Early Signs of Pregnancy & First Trimester Pregnancy Symptoms
July 6, 2023|4.4 min|
Whether you’re expecting your first child or well into the family planning journey, determining pregnancy early on can be confusing. From ambiguous symptoms like fatigue and nausea to the harder to explain morning sickness and missed periods, first trimester pregnancy symptoms are varied. Listening to your body and knowing what to look for can help minimize anxiety and streamline your own planning.
What Are the First Signs of Pregnancy?
While every person is different, early signs of pregnancy are relatively standard across the board. For many women, the initial symptom is a missed or late period. After conception, the body produces hormones that stop ovulation and the shedding of the uterus lining. However, a skipped period does not necessarily mean pregnancy. In many cases, you can miss a period from acute stress, high-levels of exercise, diet, and other health or hormonal issues.
First Trimester Pregnancy Signs
The hallmark of the first trimester is a silent, but significant transformation, both physically and hormonally. A missed period is the first symptom of pregnancy, but signs throughout the first trimester can be less conspicuous. During the first three months, hormonal shifts cause distinct changes in the body. Physical sensations such as sore breasts, nausea in the morning and unexplained fatigue are some of the most common symptoms during this period. However, pregnancy symptoms vary greatly based on the person. Confirming your pregnancy with your doctor rather than comparing symptoms with others will minimize both guesswork and anxiety.
First Month of Pregnancy
Early signs of pregnancy in the first month vary based on the woman, but it’s vital to be prepared for all possible symptoms. Here are a few of the most common changes within the initial four weeks.
Sore & swollen breasts: When you get pregnant, there’s tons of hormones flooding your body as your fetus develops. For many women, this comes with tender breasts. In fact, a recent study revealed that over 75% of women experience breast pain within the first trimester.
Morning sickness: For those who’ve been pregnant, this symptom will come as no surprise. While it’s known as morning sickness, mild nausea can happen anytime of the day during pregnancy. According to Mayo Clinic, nausea and vomiting in the first month after conception might indicate you are experiencing the climb in hormones needed for a healthy pregnancy.
Frequent urination: When you become pregnant, your body starts producing more blood to support the baby. As a result, your kidneys take on the extra work of producing the extra liquid, which ends up in your bladder. While many early symptoms ease up, urinating more frequently happens throughout the pregnancy process.
Fatigue: Thanks to the higher levels of the hormone progesterone, many women experience fatigue in the first month of pregnancy. However, as the baby develops and your body adjusts to the influx of hormones your energy levels should shoot back up after the first four weeks.
Second Month of Pregnancy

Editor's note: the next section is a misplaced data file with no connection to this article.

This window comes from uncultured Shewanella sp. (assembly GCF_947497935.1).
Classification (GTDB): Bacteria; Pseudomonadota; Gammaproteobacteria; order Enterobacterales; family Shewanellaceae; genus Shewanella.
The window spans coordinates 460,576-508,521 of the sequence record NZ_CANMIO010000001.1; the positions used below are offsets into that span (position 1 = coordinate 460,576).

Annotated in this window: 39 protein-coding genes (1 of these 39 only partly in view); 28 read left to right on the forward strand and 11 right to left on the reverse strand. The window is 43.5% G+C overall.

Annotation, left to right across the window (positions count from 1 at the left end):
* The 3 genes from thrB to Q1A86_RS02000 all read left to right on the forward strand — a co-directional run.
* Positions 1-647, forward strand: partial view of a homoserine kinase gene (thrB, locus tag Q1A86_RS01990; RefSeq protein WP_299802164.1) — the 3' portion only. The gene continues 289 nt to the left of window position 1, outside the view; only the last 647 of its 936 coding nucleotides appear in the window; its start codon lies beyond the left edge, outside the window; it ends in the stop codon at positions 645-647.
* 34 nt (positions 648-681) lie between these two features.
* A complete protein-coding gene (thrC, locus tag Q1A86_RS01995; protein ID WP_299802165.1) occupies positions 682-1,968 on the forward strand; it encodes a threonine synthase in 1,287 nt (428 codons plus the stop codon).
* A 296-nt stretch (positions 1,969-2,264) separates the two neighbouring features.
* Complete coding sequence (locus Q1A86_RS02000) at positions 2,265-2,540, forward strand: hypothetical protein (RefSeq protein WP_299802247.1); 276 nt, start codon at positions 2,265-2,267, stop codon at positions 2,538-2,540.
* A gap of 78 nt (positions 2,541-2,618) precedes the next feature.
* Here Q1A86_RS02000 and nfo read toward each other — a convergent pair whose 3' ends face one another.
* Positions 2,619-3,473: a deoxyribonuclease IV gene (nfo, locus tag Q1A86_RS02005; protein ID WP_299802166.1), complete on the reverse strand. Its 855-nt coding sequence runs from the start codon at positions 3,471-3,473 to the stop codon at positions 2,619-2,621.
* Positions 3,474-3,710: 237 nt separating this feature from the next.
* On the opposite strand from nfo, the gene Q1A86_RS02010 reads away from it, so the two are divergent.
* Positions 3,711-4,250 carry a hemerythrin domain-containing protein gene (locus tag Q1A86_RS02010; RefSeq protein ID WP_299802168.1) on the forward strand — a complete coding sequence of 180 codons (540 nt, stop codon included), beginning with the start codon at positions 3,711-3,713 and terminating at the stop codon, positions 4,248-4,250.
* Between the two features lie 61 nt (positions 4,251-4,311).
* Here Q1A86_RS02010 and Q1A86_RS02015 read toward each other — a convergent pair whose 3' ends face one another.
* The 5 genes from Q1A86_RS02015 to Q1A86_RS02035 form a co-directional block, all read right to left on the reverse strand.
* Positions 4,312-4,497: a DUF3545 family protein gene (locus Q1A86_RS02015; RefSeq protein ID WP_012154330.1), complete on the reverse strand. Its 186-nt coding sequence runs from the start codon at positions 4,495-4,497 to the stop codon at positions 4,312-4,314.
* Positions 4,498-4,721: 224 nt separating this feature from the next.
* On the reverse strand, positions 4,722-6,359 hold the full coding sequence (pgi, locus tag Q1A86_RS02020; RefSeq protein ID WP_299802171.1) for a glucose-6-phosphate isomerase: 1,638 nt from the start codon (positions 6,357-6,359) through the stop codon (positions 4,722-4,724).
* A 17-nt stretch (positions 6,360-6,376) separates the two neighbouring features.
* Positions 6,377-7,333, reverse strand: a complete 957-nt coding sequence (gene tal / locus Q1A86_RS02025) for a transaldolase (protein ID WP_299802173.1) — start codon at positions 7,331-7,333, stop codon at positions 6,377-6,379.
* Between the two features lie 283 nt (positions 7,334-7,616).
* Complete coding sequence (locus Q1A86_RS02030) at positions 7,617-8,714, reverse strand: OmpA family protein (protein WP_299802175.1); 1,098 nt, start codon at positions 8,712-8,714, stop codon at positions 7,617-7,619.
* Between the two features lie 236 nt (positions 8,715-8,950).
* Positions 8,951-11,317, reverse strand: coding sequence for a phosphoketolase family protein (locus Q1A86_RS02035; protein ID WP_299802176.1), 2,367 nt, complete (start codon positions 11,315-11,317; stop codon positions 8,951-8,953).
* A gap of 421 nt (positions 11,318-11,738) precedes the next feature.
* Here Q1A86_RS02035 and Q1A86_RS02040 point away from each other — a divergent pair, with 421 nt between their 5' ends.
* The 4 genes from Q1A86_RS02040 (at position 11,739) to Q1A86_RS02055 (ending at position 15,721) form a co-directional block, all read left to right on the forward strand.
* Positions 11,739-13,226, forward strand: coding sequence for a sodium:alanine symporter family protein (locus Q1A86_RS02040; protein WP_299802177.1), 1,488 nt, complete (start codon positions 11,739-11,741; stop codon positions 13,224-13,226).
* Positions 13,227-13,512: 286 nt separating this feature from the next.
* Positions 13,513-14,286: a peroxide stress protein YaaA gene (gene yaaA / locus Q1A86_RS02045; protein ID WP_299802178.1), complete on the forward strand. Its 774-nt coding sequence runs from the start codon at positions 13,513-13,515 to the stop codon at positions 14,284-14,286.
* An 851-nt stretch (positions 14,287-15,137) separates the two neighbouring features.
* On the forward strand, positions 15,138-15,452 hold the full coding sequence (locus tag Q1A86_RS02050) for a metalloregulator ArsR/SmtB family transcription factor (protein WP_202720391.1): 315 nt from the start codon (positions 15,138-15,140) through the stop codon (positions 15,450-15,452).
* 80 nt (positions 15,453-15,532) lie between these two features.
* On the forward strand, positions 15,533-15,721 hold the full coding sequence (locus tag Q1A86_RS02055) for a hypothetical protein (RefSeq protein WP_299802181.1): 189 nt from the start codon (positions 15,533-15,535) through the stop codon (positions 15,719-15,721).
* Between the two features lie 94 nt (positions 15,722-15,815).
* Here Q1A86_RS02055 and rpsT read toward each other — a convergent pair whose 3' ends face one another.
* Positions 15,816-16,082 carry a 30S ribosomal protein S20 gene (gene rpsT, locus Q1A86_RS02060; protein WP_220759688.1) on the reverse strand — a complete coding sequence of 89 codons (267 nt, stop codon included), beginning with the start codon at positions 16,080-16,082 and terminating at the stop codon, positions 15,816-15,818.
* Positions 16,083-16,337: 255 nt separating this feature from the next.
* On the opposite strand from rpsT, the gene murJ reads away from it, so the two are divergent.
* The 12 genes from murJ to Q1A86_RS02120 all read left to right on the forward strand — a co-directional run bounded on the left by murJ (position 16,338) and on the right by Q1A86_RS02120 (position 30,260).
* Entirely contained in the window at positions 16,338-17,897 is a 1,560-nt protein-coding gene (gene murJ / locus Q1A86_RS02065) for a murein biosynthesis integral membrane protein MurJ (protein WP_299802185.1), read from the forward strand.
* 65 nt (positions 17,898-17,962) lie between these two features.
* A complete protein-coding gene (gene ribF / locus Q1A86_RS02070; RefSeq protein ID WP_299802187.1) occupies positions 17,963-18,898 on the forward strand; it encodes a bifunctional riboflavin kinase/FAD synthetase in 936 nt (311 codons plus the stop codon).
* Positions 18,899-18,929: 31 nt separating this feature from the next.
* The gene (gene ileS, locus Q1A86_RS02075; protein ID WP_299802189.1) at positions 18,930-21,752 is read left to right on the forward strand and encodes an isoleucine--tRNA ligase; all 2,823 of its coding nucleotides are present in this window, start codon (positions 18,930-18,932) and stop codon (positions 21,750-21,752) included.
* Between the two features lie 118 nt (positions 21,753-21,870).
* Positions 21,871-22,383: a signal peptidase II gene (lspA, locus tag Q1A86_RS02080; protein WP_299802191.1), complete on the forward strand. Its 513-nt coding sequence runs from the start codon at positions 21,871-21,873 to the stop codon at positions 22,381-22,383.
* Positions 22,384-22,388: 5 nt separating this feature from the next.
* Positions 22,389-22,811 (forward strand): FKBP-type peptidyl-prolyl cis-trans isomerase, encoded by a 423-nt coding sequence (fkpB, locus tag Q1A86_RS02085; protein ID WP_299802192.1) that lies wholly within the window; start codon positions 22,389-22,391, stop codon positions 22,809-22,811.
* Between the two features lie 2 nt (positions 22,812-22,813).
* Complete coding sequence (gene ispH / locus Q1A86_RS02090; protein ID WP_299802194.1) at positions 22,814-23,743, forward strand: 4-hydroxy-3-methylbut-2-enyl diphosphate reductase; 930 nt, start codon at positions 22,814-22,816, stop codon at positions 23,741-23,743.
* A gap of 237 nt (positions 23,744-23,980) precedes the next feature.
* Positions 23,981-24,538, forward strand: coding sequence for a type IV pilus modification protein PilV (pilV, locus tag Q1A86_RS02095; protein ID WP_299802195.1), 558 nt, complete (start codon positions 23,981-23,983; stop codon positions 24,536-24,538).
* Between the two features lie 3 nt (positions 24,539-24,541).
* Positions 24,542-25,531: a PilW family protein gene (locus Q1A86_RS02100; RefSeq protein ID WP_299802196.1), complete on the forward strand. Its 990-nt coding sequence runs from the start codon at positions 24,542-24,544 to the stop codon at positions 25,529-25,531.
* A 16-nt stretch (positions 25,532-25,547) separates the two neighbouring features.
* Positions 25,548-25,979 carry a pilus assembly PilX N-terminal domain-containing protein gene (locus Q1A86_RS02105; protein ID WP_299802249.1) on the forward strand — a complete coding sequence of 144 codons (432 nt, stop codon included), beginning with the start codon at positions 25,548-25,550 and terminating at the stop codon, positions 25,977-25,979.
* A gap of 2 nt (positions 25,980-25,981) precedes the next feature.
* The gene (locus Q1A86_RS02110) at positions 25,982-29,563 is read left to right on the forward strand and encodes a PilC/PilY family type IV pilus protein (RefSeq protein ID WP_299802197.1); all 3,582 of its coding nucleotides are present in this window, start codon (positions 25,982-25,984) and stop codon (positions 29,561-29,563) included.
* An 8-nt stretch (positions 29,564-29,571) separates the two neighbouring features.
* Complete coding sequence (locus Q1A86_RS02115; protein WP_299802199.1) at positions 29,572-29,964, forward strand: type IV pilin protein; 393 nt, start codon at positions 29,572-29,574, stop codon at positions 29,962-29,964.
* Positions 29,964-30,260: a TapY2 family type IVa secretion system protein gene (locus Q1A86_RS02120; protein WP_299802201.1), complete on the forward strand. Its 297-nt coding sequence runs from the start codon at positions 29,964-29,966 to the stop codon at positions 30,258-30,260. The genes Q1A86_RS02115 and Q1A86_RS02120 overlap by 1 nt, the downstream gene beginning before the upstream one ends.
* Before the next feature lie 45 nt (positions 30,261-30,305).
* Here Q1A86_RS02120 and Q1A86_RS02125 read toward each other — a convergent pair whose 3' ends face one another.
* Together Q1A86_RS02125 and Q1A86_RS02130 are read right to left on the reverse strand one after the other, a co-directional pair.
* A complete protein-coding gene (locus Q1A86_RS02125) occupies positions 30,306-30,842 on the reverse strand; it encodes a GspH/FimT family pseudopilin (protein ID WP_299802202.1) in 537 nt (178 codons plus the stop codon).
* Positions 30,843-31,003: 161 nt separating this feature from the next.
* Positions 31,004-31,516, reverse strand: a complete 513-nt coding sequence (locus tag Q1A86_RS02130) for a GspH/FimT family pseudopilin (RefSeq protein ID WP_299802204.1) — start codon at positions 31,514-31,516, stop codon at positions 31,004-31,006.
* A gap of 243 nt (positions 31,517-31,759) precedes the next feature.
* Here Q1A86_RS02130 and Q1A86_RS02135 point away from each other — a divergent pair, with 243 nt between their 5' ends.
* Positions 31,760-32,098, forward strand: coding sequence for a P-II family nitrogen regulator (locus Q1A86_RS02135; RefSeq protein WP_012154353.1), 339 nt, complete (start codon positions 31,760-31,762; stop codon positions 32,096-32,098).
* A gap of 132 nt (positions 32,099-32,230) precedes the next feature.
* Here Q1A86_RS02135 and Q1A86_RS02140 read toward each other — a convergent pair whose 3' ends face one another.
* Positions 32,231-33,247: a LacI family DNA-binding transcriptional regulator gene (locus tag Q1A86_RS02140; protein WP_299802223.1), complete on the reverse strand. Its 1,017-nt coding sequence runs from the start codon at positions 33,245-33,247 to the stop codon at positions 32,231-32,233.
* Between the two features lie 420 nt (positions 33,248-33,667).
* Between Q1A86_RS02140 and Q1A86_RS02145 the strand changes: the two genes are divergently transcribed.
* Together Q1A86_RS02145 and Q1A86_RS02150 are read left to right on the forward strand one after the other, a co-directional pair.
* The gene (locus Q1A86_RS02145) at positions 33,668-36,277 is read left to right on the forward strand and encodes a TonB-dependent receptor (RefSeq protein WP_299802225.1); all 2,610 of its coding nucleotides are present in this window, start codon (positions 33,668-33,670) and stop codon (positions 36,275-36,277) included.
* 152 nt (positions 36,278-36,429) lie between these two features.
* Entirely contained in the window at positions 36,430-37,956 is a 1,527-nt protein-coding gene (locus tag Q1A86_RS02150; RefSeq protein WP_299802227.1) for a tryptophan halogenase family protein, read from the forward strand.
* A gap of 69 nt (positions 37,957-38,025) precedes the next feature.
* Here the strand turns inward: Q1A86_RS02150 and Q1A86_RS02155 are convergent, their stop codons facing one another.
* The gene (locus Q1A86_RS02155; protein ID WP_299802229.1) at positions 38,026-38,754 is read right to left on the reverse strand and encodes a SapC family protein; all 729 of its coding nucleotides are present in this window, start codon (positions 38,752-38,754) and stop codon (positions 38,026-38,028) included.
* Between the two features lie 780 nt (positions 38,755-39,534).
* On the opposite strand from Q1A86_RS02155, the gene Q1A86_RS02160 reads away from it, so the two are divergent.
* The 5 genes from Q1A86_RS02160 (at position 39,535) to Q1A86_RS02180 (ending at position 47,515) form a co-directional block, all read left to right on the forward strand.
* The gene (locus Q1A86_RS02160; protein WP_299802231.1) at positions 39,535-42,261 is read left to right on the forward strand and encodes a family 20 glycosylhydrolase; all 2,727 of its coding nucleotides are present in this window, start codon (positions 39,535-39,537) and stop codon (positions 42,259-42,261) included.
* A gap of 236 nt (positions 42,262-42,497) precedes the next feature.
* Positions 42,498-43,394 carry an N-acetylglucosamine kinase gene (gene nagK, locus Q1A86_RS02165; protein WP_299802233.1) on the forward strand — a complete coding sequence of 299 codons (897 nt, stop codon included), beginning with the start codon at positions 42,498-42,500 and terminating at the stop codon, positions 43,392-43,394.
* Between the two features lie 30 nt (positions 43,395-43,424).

Symptoms between the first and second month of pregnancy do not vary drastically, but tend to become more pronounced. In this part of pregnancy, the embryo starts to show cardiac activity and develop buds which will become the hands and legs. While it isn’t an independent heartbeat yet, your body carries more blood to help support the fetus’s development.
Third Month of Pregnancy
By week 9, the more uncomfortable symptoms such as morning sickness, fatigue, and painful breasts are generally less acute. During the second trimester, symptoms shift as the fetus develops. Here’s a few of the changes to be prepared for.
A heightened sense of smell: Better senses is one of the first telltale signs you’re expecting. According to a recent study, nearly 61% of pregnant women rated their olfactory sensitivity higher during pregnancy.
Food aversions: Going hand-in-hand with a better sense of smell, pregnancy can create new food aversions. Thanks to better senses and an increase in the human gonadotropin hormone (HGC), previous favorites may be unthinkable. If you are experiencing food aversion and heightened senses, it could be time to test for pregnancy.
How and When to Test for Pregnancy
If you are experiencing any of the above symptoms and think you could be pregnant, it’s time to test! Pregnancy tests look for levels of HGC in your blood or urine, detectable 6-10 days after conception. Produced by the placenta, HGC is a hormone that increases when you’re pregnant to support new cell growth. Whether you use an at-home urine test or a blood test via a medical professional, both seek out and test your levels of HGC to determine if you’re pregnant. If you think you could be pregnant, the most important thing to do is test and prepare a comprehensive care plan.
Feeling the first symptoms of pregnancy can be an exciting time for hopeful parents during the fertility journey. If you are hoping to become pregnant and are looking for a caring team to work with, the Red Rock Fertility Center team is here to help you reach your goals to grow your family. Book an appointment today to get started on your journey and become closer to feeling your early signs of pregnancy.